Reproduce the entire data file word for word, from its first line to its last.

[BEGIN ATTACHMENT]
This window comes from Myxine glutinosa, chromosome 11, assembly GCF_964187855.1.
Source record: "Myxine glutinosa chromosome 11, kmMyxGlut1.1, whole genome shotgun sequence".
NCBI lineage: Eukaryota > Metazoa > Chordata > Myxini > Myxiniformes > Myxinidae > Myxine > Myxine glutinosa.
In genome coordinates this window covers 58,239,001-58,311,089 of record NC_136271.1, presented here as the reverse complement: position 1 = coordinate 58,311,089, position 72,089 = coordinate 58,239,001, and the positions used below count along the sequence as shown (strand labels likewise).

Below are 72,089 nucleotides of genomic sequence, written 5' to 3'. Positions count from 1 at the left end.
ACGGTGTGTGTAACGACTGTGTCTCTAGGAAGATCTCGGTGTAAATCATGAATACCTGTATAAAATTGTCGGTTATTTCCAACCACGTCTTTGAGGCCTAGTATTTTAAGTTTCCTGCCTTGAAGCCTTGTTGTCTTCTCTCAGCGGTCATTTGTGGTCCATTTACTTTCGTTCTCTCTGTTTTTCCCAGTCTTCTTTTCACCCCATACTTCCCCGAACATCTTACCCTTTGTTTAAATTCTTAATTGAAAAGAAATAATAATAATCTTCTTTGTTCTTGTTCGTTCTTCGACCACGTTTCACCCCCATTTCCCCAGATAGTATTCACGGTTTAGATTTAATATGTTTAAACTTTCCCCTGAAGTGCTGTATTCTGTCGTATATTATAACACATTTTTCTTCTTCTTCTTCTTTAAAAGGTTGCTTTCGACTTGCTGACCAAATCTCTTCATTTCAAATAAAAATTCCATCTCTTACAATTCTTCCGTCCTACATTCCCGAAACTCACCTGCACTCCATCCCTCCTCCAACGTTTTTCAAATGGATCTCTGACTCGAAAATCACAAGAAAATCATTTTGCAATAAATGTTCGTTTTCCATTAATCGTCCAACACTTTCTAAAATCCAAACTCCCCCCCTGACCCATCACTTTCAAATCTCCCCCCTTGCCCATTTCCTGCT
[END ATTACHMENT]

This window comes from Myxine glutinosa, chromosome 11, assembly GCF_964187855.1.
Source record: "Myxine glutinosa chromosome 11, kmMyxGlut1.1, whole genome shotgun sequence".
NCBI lineage: Eukaryota > Metazoa > Chordata > Myxini > Myxiniformes > Myxinidae > Myxine > Myxine glutinosa.
In genome coordinates this window covers 58,239,001-58,311,089 of record NC_136271.1, presented here as the reverse complement: position 1 = coordinate 58,311,089, position 72,089 = coordinate 58,239,001, and the positions used below count along the sequence as shown (strand labels likewise).

Below are 72,089 nucleotides of genomic sequence, written 5' to 3'. Positions count from 1 at the left end.
ACGGTGTGTGTAACGACTGTGTCTCTAGGAAGATCTCGGTGTAAATCATGAATACCTGTATAAAATTGTCGGTTATTTCCAACCACGTCTTTGAGGCCTAGTATTTTAAGTTTCCTGCCTTGAAGCCTTGTTGTCTTCTCTCAGCGGTCATTTGTGGTCCATTTACTTTCGTTCTCTCTGTTTTTCCCAGTCTTCTTTTCACCCCATACTTCCCCGAACATCTTACCCTTTGTTTAAATTCTTAATTGAAAAGAAATAATAATAATCTTCTTTGTTCTTGTTCGTTCTTCGACCACGTTTCACCCCCATTTCCCCAGATAGTATTCACGGTTTAGATTTAATATGTTTAAACTTTCCCCTGAAGTGCTGTATTCTGTCGTATATTATAACACATTTTTCTTCTTCTTCTTCTTTAAAAGGTTGCTTTCGACTTGCTGACCAAATCTCTTCATTTCAAATAAAAATTCCATCTCTTACAATTCTTCCGTCCTACATTCCCGAAACTCACCTGCACTCCATCCCTCCTCCAACGTTTTTCAAATGGATCTCTGACTCGAAAATCACAAGAAAATCATTTTGCAATAAATGTTCGTTTTCCATTAATCGTCCAACACTTTCTAAAATCCAAACTCCCCCCCTGACCCATCACTTTCAAATCTCCCCCCTTGCCCATTTCCTGCT